While the end of the COVID-19 pandemic is within sight, a new survey has found that Canadians are already struggling with a side-effect of the crisis—rising prices.
Conducted by the Angus Reid Institute (ARI), the poll found that Canadians are already feeling the heat coping with the rising cost of living in their daily lives, and expect things to get worse in the coming months.
More than nine in 10 Canadians say it has become more expensive for them to buy groceries (92 percent), fill their tank with gas (93 percent), buy a new home (95 percent), or renovate their home (96 percent) over the past six months. As for those who rent, more than half say their monthly rent has increased.
Looking toward the future, over eight in 10 of the respondents believe the price of groceries and gas will continue to go up in the next six months. Buying a new car will be a challenge as 70 percent foresee an upward price trend there as well.
The survey findings are in line with Statistics Canada’s release on June 16 of the consumer price index (CPI), which rose 3.6 percent from May 2020—the largest yearly increase in a decade. CPI represents the changes in prices Canadian consumers experience over time.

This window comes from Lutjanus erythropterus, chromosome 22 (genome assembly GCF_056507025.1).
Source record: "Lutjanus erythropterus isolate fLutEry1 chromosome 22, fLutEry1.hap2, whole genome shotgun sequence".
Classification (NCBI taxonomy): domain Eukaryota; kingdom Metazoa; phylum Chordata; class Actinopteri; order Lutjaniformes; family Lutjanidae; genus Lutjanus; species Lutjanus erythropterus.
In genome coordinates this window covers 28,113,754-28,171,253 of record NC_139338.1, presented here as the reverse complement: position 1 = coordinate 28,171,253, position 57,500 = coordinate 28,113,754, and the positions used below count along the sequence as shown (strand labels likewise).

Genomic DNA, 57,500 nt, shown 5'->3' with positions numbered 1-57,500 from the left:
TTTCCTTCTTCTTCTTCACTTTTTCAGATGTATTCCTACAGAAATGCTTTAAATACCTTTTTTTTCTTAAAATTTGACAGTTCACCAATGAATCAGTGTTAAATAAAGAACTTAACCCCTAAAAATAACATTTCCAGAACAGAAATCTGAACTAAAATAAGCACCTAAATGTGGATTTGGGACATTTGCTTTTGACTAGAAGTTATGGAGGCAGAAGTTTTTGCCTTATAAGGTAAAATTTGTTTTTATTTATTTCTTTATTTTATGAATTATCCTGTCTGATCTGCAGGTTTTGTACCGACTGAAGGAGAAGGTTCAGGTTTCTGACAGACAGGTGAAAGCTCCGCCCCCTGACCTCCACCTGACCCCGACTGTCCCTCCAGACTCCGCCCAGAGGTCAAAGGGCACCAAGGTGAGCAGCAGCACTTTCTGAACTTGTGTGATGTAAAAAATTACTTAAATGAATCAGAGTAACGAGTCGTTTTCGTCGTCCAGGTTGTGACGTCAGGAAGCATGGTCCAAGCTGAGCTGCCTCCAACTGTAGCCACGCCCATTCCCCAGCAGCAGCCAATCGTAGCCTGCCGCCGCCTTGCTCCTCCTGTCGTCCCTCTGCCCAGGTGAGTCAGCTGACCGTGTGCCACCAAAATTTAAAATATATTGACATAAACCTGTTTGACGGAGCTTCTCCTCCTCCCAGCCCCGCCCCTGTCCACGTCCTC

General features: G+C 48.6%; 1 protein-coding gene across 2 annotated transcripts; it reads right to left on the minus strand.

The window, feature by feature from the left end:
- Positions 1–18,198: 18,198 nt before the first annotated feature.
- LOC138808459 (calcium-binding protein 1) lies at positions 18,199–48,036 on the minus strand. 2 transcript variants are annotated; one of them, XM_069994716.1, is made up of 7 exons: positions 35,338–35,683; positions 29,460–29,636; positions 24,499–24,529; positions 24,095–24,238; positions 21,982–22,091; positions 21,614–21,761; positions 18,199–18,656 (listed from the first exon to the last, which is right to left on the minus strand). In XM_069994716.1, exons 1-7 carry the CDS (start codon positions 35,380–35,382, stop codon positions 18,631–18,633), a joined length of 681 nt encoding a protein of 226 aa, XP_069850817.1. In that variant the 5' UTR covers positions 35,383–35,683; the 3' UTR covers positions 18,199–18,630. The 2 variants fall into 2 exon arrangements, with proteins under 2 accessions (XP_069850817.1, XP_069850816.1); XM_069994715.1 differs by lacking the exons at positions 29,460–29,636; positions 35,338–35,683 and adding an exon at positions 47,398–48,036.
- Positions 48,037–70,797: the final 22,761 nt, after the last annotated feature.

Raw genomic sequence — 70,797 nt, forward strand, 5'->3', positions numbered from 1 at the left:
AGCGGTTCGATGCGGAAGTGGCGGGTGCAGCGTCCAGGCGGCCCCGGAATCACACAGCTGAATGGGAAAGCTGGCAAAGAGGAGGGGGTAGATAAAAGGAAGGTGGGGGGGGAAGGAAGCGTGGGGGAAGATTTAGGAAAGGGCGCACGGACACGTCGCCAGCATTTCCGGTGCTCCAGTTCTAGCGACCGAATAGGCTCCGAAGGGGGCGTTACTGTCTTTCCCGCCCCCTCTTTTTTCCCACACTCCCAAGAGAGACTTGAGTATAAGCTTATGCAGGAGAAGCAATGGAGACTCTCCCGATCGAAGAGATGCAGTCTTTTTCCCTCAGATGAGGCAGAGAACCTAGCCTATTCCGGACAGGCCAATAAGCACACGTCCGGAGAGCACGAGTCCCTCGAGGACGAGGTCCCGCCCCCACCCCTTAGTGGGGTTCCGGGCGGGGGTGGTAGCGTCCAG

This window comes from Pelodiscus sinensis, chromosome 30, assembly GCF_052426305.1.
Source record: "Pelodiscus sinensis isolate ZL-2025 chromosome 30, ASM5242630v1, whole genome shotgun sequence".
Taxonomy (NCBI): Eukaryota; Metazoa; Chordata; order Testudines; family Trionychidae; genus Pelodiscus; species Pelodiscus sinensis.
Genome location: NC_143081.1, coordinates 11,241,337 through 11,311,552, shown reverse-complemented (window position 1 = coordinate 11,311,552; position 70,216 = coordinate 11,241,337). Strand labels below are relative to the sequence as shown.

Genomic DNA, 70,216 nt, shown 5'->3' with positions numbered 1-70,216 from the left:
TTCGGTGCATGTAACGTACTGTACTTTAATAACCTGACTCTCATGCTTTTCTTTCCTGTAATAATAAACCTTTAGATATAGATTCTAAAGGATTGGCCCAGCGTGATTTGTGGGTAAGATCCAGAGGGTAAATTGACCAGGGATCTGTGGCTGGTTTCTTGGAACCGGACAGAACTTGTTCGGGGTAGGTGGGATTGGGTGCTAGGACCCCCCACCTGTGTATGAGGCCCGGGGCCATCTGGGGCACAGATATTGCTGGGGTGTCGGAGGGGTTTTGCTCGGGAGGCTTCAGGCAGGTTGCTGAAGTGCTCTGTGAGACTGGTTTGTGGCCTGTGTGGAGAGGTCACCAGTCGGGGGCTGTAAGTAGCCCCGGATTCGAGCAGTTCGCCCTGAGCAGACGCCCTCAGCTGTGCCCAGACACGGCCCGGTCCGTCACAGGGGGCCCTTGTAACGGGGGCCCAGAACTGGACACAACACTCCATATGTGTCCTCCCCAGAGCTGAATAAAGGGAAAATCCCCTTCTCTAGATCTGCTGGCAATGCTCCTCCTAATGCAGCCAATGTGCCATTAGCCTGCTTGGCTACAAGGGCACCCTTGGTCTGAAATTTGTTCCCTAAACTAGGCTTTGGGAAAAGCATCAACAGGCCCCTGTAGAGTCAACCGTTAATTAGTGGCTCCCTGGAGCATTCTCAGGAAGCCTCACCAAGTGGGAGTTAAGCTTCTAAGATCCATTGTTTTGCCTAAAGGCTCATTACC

It showed that shelter prices rose 4.2 percent year over year in May. Homeowners’ replacement cost index, which is linked to the price of new homes, increased at the fastest pace since 1987 at 11.3 percent. Prices for passenger vehicles also spiked 5 percent with the largest yearly gain in almost five years, partly due to a shortage of semiconductor chips globally.
Lockdowns and changing health orders have also caused significant job losses across Canada. Statistics Canada reported the unemployment rate in May at 8.2 percent nationwide, with 68,000 jobs slashed from the labour market between April and May.
The ARI survey indicates that 34 percent of Canadians think they are financially worse off than last year, compared to 20 percent who say they fare better.
Regionally, the survey found that the worst economic effects are being felt in Alberta and Saskatchewan, where the oil and gas sector suffered heavy blows from a price war between Saudi Arabia and Russia that drove oil prices to a new low prior to the pandemic, as well as slow demand during the pandemic and the cancellation of the Keystone XL pipeline.
More than four in 10 residents in Alberta and Saskatchewan say they are worse off compared to 12 months ago. Twenty-nine percent of Albertans believe things will be worse a year from now. This view rises to 32 percent for Saskatchewan respondents.
In terms of income, Canadians who earn less than $25,000 a year are twice as likely to say they are worse off compared to last year than those who earn more than $150,000 annually.
ARI surveyed 4,948 Canadians adults from June 2 to June 7 with a margin of error of plus or minus 2.0 percentage points, 19 times out of 20.